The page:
Visualizing microbial oxygen use surrounding roots using transparent soils and oxygen-sensitive nanosensors
Erin Nuccio, Megan Kan, Edith Lai, Josh White, Sam Saccomano, Kevin Cash, Ted Laurence, Peter Weber, Ty Samo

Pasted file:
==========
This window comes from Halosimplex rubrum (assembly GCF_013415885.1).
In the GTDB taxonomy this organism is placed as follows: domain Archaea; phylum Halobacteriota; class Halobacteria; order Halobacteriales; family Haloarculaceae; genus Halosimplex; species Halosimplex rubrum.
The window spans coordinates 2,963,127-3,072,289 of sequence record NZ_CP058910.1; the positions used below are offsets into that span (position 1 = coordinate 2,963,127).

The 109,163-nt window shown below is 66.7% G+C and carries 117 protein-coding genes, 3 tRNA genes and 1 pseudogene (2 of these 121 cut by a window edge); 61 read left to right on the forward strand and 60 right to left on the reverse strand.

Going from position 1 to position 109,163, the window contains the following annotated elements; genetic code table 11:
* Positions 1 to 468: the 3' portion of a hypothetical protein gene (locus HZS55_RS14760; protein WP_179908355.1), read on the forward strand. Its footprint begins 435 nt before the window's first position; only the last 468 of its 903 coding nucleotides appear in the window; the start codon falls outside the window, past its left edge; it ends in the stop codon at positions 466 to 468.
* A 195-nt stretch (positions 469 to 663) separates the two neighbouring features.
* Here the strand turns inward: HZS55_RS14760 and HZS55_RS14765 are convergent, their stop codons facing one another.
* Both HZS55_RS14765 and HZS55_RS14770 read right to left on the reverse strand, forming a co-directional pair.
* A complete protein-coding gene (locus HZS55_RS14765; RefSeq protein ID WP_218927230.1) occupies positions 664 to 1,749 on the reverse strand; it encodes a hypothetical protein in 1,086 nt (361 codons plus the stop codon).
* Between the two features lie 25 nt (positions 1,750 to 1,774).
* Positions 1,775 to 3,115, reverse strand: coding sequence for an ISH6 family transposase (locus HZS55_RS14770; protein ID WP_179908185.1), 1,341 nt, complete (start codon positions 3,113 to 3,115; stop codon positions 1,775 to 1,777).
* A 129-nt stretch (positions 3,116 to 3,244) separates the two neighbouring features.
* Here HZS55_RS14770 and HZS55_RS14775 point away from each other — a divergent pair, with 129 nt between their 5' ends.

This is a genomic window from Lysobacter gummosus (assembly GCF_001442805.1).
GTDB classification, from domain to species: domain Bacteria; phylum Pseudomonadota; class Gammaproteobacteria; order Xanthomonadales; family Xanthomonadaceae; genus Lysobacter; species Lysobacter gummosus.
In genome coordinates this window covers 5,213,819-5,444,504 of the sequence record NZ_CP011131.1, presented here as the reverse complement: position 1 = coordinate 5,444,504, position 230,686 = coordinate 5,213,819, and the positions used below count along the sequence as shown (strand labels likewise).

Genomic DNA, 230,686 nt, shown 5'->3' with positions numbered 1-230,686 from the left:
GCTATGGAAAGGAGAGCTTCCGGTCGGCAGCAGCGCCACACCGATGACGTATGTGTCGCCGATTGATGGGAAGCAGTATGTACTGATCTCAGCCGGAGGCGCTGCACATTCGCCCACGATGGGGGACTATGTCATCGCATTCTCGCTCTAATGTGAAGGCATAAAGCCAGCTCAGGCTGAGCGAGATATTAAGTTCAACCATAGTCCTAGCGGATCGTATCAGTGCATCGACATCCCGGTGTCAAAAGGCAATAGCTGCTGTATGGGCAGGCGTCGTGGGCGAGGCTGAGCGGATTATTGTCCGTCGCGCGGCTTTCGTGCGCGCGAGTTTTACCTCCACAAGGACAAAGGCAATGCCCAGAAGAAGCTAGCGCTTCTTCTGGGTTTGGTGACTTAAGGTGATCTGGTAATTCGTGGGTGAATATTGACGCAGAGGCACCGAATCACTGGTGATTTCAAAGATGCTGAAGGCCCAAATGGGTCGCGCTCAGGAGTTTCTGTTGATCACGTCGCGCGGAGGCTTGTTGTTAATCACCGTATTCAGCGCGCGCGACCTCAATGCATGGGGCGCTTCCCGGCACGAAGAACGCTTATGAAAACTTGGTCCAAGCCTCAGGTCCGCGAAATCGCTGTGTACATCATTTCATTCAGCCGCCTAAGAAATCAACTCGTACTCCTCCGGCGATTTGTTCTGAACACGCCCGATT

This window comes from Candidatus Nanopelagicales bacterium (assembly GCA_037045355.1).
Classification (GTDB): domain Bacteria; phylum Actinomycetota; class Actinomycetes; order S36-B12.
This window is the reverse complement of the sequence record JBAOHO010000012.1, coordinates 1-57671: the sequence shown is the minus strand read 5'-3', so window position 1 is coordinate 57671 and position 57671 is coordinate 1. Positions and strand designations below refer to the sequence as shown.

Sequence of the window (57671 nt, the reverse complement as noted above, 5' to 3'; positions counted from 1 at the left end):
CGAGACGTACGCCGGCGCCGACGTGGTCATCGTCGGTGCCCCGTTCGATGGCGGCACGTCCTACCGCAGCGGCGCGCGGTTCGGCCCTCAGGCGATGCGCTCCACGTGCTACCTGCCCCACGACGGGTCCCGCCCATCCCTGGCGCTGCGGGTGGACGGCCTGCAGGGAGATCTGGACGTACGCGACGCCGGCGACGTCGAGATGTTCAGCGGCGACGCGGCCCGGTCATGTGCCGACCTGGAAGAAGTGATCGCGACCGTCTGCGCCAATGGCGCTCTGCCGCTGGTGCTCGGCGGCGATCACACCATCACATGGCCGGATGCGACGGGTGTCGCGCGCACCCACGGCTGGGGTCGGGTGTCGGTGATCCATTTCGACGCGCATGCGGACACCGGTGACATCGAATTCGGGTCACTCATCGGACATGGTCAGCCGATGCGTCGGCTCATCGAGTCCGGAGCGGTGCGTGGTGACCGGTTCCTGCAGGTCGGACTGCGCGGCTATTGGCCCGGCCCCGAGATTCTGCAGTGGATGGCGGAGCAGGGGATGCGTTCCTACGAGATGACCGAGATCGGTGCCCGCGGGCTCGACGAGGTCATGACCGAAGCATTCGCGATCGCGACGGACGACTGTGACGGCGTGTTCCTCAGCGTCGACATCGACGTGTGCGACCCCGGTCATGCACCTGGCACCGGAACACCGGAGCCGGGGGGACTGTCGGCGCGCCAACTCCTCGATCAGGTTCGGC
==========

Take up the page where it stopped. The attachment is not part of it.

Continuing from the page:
While topsoils are often considered an aerobic habitat, it is known that oxygen-sensitive microbial processes can occur under seemingly aerobic conditions. Previous work suggests that microaerophilic or anaerobic microsites may support oxygen-sensitive activities under bulk aerobic conditions. To better understand and detect these microsites in soil, we developed a transparent soil system coupled with an oxygen nanosensor reporter to monitor oxygen dynamics during plant-microbial interactions. Transparent soils are optically clear and permit real-time single-cell imaging in a realistic soil-like matrix. The oxygen nanosensors contained two dyes to permit a ratiometric analysis: an oxygen-sensitive dye that reversibly reacts with oxygen, and an inert reference dye to normalize the oxygen signal by the local nanosensor concentrations. We grew the plant Brachypodium distachyon and the bacteria Bacillus subtilis in transparent minerals (cyrolite), and then added oxygen nanosensors to the pore water to report the oxygen conditions surrounding microbial cells and biofilms. We used spinning disk confocal microscopy to image the porewater surrounding Bacillus subtilis both near and far from Brachypodium distachyon roots. In this system, the only carbon available to the bacteria is provided by plant roots. Over a time series, we observed the development and disappearance of oxygen-limited microsites during microbial biofilm growth on the transparent minerals. In the presence of roots, while bacterial respiration was generally highest directly surrounding roots (<1mm), we also observed the development of biofilms >5mm away from the root, suggesting that plant root exudate diffusion was providing carbon to support microbial growth even at a distance. This system could be used to study the development of numerous oxygen-limited microsites in soil, such as within microaggregates or detrital hotspots, and the associated microbial processes harbored within.